The answer is simple: yes, they will.
Don’t worry about that. Goblins will be sneaky and cowardly, zombies will be dumb, the guy at the top of the page will be burny. It would be strange if they weren’t.
I’m not entirely sure how this will work in detail, so I can’t tell you for sure yet. However, I can say that I won’t be happy with AI being the same for everything. Getting the character of the different races in there is important. Essential, in fact. For me, being able to add more character into the faction is the main benefit of an AI deck. Might as well turn that one up to 11 😉
Now there are a number of approaches I can try for this. Some involve more stats, most involve being clever with cards. (Well, the latter could be replaced with tables in the book, though I think that’s a second best option.)
At the core is likely to be a deck of cards to turn one/some of when it is the AI’s go. This will define its reaction(s). At least, this will be the core piece of working out its reaction(s). The clever bit is in how the different types of model interact with the different cards, and this is where the important design choices come in. It’s tempting to get complex with this, and so I’ll be resisting that urge and searching for a more elegant way to get varied behaviours into a simple process. Having just done zombie and Martian AIs for Deadzone and Mars Attacks I have an idea of what I want to do here. The DS AI is rather more complex than either of those systems in what it needs to simulate as they were both monocultural systems. Still, they were useful practice.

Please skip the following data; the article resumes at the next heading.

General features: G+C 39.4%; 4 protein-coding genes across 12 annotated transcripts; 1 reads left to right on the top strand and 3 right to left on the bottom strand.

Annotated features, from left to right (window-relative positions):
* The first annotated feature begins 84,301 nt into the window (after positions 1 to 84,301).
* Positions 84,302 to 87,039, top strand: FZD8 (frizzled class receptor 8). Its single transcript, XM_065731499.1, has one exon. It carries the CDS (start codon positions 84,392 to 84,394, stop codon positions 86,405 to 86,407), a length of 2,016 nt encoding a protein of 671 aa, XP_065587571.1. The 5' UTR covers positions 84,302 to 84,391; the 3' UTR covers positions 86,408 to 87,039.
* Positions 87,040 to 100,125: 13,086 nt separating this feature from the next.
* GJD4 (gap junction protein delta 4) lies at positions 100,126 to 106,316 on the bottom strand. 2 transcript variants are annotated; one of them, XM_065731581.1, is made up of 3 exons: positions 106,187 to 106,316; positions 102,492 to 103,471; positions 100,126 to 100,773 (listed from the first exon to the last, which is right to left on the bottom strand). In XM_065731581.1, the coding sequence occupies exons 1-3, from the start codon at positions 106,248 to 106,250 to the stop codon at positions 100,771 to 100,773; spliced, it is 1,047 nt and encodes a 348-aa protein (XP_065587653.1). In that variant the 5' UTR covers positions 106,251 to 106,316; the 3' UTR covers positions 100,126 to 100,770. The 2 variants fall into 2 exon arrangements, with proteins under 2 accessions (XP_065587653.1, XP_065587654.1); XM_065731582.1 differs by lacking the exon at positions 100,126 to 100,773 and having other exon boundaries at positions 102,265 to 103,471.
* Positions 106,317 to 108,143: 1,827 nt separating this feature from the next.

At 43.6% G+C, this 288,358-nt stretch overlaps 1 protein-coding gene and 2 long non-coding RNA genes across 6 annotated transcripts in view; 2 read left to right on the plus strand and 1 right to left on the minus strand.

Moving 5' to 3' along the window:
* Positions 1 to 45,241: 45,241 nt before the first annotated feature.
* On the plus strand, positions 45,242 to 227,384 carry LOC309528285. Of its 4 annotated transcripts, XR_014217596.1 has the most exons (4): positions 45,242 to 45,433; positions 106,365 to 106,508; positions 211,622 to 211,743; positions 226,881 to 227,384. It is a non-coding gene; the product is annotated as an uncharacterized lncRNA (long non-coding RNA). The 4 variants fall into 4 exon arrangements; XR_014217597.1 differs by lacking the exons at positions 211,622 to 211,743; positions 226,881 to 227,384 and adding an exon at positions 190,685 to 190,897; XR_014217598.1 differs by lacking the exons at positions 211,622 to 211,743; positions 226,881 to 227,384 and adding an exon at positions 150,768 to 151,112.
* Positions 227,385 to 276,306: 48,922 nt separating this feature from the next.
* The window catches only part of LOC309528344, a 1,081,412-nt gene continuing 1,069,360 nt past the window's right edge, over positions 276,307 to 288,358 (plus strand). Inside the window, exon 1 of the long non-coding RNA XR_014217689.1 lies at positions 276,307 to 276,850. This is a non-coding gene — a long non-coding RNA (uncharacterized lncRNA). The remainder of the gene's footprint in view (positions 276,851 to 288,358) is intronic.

In order to decide which if the options fits best I’ll try several on the table. There’s no substitute for playing these things through. And, being AI, I can always be sure of an opponent when I need to test something 😉